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Page 189

THE ARMED FORCES

I change the army's political attitude has hardly been tested. It is also a tribute to the quiet ability with which those who have so long controlled the general business of government have kept the chief army posts in their hands, and have
imbued the army and navy with their own social ideas. To reach the present position two periods of struggle have been necessary. The first began with the war between Charles I and Parliament, continued through the military dictatorship of Cromwell, and through the few years of James II's effort to weld the standing army into an instrument of autocracy. The reaction on the part of Parliament took the form of a pronounced hostility to the principle of a standing army of any kind. This hostility became a Whig tradition. "The raising or keeping a standing army within the kingdom in time of peace," stated the Declaration of Rights, "unless it be with the consent of Parliament, is against the Law." It was very soon clear, however, that the voluntary militia was insufficient either for imperial or for home defence, and a compromise with necessity had to be found. Two measures provided it. The first of these, the Mutiny Act, passed in 1689 for six months and subsequently renewed annually, provided the legal foundation for discipline; without its yearly reimposition the army would become unlawful, and therefore its theoretic dependence upon Parliament was maintained. The second was the application by the first Parliament of William and Mary of the appropriation clause to military expenditure, by which detailed control was exercised over its organisation. But in its. actual administration the army remained peculiarly the province of the Sovereign. The army was still the King's army under his supreme and sometimes active command. Although, along with other State activities, the doctrine of ministerial respon-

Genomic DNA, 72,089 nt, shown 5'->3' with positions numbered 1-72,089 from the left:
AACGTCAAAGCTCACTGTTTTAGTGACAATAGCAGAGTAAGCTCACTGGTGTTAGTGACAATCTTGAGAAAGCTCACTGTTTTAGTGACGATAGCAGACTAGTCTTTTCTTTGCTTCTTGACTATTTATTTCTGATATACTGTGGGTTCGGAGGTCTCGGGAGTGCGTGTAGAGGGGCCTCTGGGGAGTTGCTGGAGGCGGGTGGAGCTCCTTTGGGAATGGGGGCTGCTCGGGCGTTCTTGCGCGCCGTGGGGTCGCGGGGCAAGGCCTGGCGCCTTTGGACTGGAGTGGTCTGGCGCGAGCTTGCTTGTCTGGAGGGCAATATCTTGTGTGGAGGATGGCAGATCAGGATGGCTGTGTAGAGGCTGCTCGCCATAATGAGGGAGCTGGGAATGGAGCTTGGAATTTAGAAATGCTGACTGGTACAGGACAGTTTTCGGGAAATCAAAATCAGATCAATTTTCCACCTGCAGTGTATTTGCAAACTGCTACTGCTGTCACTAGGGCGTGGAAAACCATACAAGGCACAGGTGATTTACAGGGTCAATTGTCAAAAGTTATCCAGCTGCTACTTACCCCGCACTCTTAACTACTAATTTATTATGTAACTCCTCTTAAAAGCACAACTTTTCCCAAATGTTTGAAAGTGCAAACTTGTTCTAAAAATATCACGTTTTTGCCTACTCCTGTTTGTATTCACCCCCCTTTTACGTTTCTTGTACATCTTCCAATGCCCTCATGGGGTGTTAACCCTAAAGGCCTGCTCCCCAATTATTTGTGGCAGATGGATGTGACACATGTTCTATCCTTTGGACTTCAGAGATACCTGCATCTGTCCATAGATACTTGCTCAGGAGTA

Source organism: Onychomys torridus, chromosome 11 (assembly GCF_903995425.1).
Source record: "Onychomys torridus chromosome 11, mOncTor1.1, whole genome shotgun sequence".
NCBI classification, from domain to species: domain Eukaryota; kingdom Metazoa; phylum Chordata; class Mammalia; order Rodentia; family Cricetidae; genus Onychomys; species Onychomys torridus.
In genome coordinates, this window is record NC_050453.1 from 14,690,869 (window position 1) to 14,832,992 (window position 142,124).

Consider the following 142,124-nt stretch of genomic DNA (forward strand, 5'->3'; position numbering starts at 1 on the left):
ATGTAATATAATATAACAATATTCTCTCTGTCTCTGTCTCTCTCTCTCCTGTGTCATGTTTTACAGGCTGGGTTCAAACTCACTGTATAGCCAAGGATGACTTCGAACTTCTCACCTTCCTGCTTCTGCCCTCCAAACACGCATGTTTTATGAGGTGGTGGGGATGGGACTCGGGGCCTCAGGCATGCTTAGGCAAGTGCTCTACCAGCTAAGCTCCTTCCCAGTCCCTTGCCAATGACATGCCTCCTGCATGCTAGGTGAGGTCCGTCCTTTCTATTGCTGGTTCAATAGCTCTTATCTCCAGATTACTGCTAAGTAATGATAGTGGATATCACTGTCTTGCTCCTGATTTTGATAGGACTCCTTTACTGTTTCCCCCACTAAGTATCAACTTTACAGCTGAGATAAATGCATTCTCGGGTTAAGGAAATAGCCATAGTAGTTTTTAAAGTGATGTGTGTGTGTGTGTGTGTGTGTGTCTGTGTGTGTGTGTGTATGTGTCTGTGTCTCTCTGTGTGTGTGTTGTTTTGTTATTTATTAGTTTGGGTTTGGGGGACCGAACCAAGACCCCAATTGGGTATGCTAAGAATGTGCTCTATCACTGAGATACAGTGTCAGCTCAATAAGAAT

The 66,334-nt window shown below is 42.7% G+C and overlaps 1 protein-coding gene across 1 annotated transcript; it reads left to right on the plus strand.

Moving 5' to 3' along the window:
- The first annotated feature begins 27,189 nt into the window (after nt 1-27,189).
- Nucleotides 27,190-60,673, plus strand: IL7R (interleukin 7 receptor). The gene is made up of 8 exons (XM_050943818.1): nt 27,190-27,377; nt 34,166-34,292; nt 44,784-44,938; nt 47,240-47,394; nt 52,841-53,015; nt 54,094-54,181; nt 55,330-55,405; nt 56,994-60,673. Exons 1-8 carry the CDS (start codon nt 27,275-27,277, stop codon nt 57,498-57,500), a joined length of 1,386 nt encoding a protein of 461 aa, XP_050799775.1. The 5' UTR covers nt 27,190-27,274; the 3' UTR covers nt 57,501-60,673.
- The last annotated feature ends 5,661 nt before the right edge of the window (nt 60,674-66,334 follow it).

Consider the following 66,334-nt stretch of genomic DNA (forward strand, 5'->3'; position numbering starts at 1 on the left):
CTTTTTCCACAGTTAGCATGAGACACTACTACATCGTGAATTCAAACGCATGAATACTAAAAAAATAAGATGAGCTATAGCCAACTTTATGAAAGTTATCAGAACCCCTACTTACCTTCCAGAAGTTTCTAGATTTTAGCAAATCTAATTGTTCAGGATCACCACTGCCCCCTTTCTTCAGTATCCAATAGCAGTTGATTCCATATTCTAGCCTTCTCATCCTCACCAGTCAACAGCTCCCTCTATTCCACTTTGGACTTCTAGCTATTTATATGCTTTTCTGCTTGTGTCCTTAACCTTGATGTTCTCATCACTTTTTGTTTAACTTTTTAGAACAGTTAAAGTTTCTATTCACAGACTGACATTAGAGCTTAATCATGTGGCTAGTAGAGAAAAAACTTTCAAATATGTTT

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where is HTML where is HEAD where is TITLE I change what is army's political attitude has hardly been tested. It is also a tribute to what is quiet ability with which those who have so long controlled what is general business of government have kept what is chief army posts in their hands, and have imbued what is army and navy with their own social ideas. To reach what is present position two periods of struggle have been necessary. what is first began with what is war between Charles I and Parliament, continued through what is military dictatorship of Cromwell, and through what is few years of James II's effort to weld what is standing army into an instrument of autocracy. what is reaction on what is part of Parliament took what is form of a pronounced hostility to what is principle of a standing army of any kind. This hostility became a Whig tradition. "The raising or keeping a standing army within what is kingdom in time of peace," stated what is Declaration of Rights, "unless it be with what is consent of Parliament, is against what is Law." It was very soon clear, however, that what is voluntary militia was insufficient either for imperial or for home defence, and a compromise with necessity had to be found. Two measures provided it. what is first of these, what is Mutiny Act, passed in 1689 for six months and subsequently renewed annually, provided what is legal foundation for discipline; without its yearly reimposition what is army would become unlawful, and therefore its theoretic dependence upon Parliament was maintained. what is second was what is application by what is first Parliament of William and Mary of what is appropriation clause to military expenditure, by which detailed control was exercised over its organisation. But in its. actual administration what is army remained peculiarly what is province of what is Sovereign. what is army was still what is King's army under his supreme and sometimes active command. Although, along with other State activities, what is doctrine of ministerial respon- where is meta name="keywords" content="old books, Free book , free book offer , free audio books , free coloring book pages , free book reports , free audio book , audio books free download , book free , free guest book , books free , free book summaries , download free audio books , free childrens books." where is where are they now rel="stylesheet" type="text/css" href="../../style.css" where is meta http-equiv="Content-Type" content="text/html; charset=iso-8859-1" where is BODY bgColor=#ffffff text="#000000" where are they now ="#000000" v where are they now ="#FF0000" where is div align="center" where is strong where is strong where is a href="http://www.aaoldbooks.com" Books > where is a href="../default.asp" title="Book" Old Books > where is strong where is a href="default.asp" The British Constitution (1938) where is table width="700" border="1" align="center" cellpadding="15" cellspacing="0" where is center where is tr where is td width="160" align="center" valign="top" where is div align="center" where is td align="center" valign="top" where is div align="left" where is div align="center" where is p align="left" Page 189 where is strong THE ARMED FORCES where is p align="justify" I change what is army's political attitude has hardly been tested. It is also a tribute to what is quiet ability with which those who have so long controlled what is general business of government have kept what is chief army posts in their hands, and have imbued what is army and navy with their own social ideas. To reach what is present position two periods of struggle have been necessary. what is first began with what is war between Charles I and Parliament, continued through what is military dictatorship of Cromwell, and through what is few years of James II's effort to weld what is standing army into an instrument of autocracy. what is reaction on what is part of Parliament took what is form of a pronounced hostility to what is principle of a standing army of any kind. This hostility became a Whig tradition. "The raising or keeping a standing army within what is kingdom in time of peace," stated what is Declaration of Rights, "unless it be with what is consent of Parliament, is against what is Law." It was very soon clear, however, that what is voluntary militia was insufficient either for imperial or for home defence, and a compromise with necessity had to be found. Two measures provided it. what is first of these, what is Mutiny Act, passed in 1689 for six months and subsequently renewed annually, provided what is legal foundation for discipline; without its yearly reimposition what is army would become unlawful, and therefore its theoretic dependence upon Parliament was maintained. what is second was what is application by what is first Parliament of William and Mary of what is appropriation clause to military expenditure, by which detailed control was exercised over its organisation. But in its. actual administration what is army remained peculiarly the province of what is Sovereign. what is army was still what is King's army under his supreme and sometimes active command. 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